• To lard: Thread strips, lardons, of fatback bacon or bacon into a cut of meat with a larding needle (fig. 3).
  • Lardon: Small dice of smoked or unsmoked pork belly.
  • Liaison: French word meaning close connection, bond. It refers to the act of theckening and the agents of thickening. It was borrowed from the French by the English in the 17th only for its culinary meaning. It is only in the 19th century that the military and romantic liaison came to the English language.
  • To line: Arrange slices of bacon, onion, carrot on the bottom and sides of a utensil. Also means, line a mold with dough.
  • To line with aspic: Coat the insides of a mold with melted savoury jelly and allow it to harden before filling with the required ingredients.
  • To marinate: Soak meat, game or fish in an acidic liquid either to flavor or to tenderize it.
  • To melt: Cook thinly sliced, minced, julienned or diced vegetables gently in butter until they become translucent.
  • A mirepoix: Rough dice of vegetables added to stocks or bouillon to flavor it.
  • To moisten: Add the necessary cooking liquid.
  • Oven temperatures: Every oven has its own characteristics and experimentation is the only way to truly comprehend your oven, but there is a general guide:

-Very low 225-275 F or 107-135 C

- Low 285-325 F or 140-163 C

- Medium 350-400 F or 177-205 C

- High 410-450 F or 210-232 C

- Very hot 475-550 F or 246-288 C

  • To poach: Simmer in a liquid kept just below point.
  • Poaching liquid or bouillon: The liquid in which meat or poultry has been cooked.
  • Pre-cooking rice: Put the rice you need in boiling salted-water for a few seconds; then drain in thoroughly and moisten it with milk.
  • To purge: Put certain foods, such as brains, sweetbreads, kidneys, offal in general into cold water or milk to flush out impurities and traces of blood. Snails, cucumbers, gherkins, etc are purged with a coating of sea salt.
  • To reduce: Simmer a liquid or sauce down to decrease its quantity and make it more concentrated. Be aware: Do not add any salt in this liquid before reducing it as the salt will concentrate thus making the final preparation too salty.
  • To refresh: Blanched food is immediately plunged into ice-cold water to remove any foam and fix the chlorophyll in green vegetables.
  • Ribbon (to make a.. ) : Consistency required in the making of sponge cake or sabayon sauce. It is obtained by long whisking of an egg and sugar mixture over low heat. The ribbon can be seen by lifting some of the mix and observe its behaviour when it falls on the rest of the mixture in the bowl. It should keep its shape while staying on the top of the rest of the mix see (fig.5).
  • Roux: A mixture of flour and butter cooked more or less completely (white, golden or Dark) according to requirements. The usual proportion of flour to fat is 1/1 or 50g of flour for 50g of fat for a liter of liquid.
  • To sauté: To fry quickly in a little hot fat. Sauté(adj) Quickly fried in a little hot fat.
  • Salpicon: A mixture of several ingredients, cut to the same shape, generally in cubes, to garnish savory pastry shells, interiors of croquettes, rissoles, etc.
  • Scant: Falling short of a specific measure: a scant cup of sugar.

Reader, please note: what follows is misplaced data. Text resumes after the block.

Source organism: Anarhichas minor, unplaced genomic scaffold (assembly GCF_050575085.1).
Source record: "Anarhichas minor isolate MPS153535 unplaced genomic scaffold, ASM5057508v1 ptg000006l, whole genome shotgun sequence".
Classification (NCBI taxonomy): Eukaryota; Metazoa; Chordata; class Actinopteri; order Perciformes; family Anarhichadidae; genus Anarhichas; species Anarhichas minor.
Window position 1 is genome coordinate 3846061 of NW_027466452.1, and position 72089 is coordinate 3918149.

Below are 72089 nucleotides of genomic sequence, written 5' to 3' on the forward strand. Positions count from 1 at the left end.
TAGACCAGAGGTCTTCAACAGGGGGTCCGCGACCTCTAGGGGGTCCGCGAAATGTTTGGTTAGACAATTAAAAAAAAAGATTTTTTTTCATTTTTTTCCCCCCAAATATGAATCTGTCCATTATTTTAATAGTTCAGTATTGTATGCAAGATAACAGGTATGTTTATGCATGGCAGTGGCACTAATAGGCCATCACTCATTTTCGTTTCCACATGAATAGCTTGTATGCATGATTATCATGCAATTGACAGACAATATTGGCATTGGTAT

• To score: Make some small incisions on the skin of meat or fish to help it to cook.
  • To Seethe: Also written seeth. To decoct or prepare for food in hot liquid; to boil; as, to seethe flesh.
  • To shrink: When cooking ingredients, having sweat off their moisture and juices, start to contract, they are said to shrink.
  • To simmer: Boil very gently and regularly over low heat.
  • To skim: Purify a sauce or soup over a very gentle heat, by removing the scum from the top.
  • To soak: Applied to bread that must be soaked in soup for an extended period of time and reheated before serving.
  • To stew: Cook almost without liquid or without liquid in a closed container.
  • To strain: Cook in butter, then strain through a chinois, sieve, cloth or strainer stock, cooking liquid, sauces or force through a drum sieve purees, stuffing, etc. Consomme, syrups and fruit juices are strained through a muslin cloth.
  • To stud: Inserting small pieces of fatback bacon near the surface of different cuts of meat, especially game to avoid that they dry out while cooking.
  • To sweat off: To cook an ingredient covered over low heat to make it give up its juices.
  • Tablespoon: In French cooking a tablespoon (not level) is equal to a soup spoon that holds about 15g (2/3 ounce) of flour or sugar and about 25% more liquid than the imperial tablespoon measure.
  • To trim off: To make an ingredient more attractive by cutting away certain parts. For meat, removing excess fat. For potato, the eyes, etc.
  • Trimmings: The off-cuts resulting from trimming an ingredient.
  • To truss: To retain the shape of poultry, game, roasts, racks and seafood by tying it up with a fine cord, sometimes using needle (Fig. 4).
  • To whisk or whip: Give volume to a substance, such as egg whites, a sauce, cream, a hollandaise, etc.

Fig. 1 Fig. 2 Fig. 3 Fig. 4 Fig. 5


  1. Anonymous said,

    Great page, very helpful, but please change that light blue font, it is aweful on the eyes.

    on 03 May, 2009  

  2. Anonymous said,

    I agree. Very useful information, but the first words in each definition are difficult to read. On my computer this font displays as a very bright, light green. Otherwise the site is excellent. Well done.

    on 16 June, 2009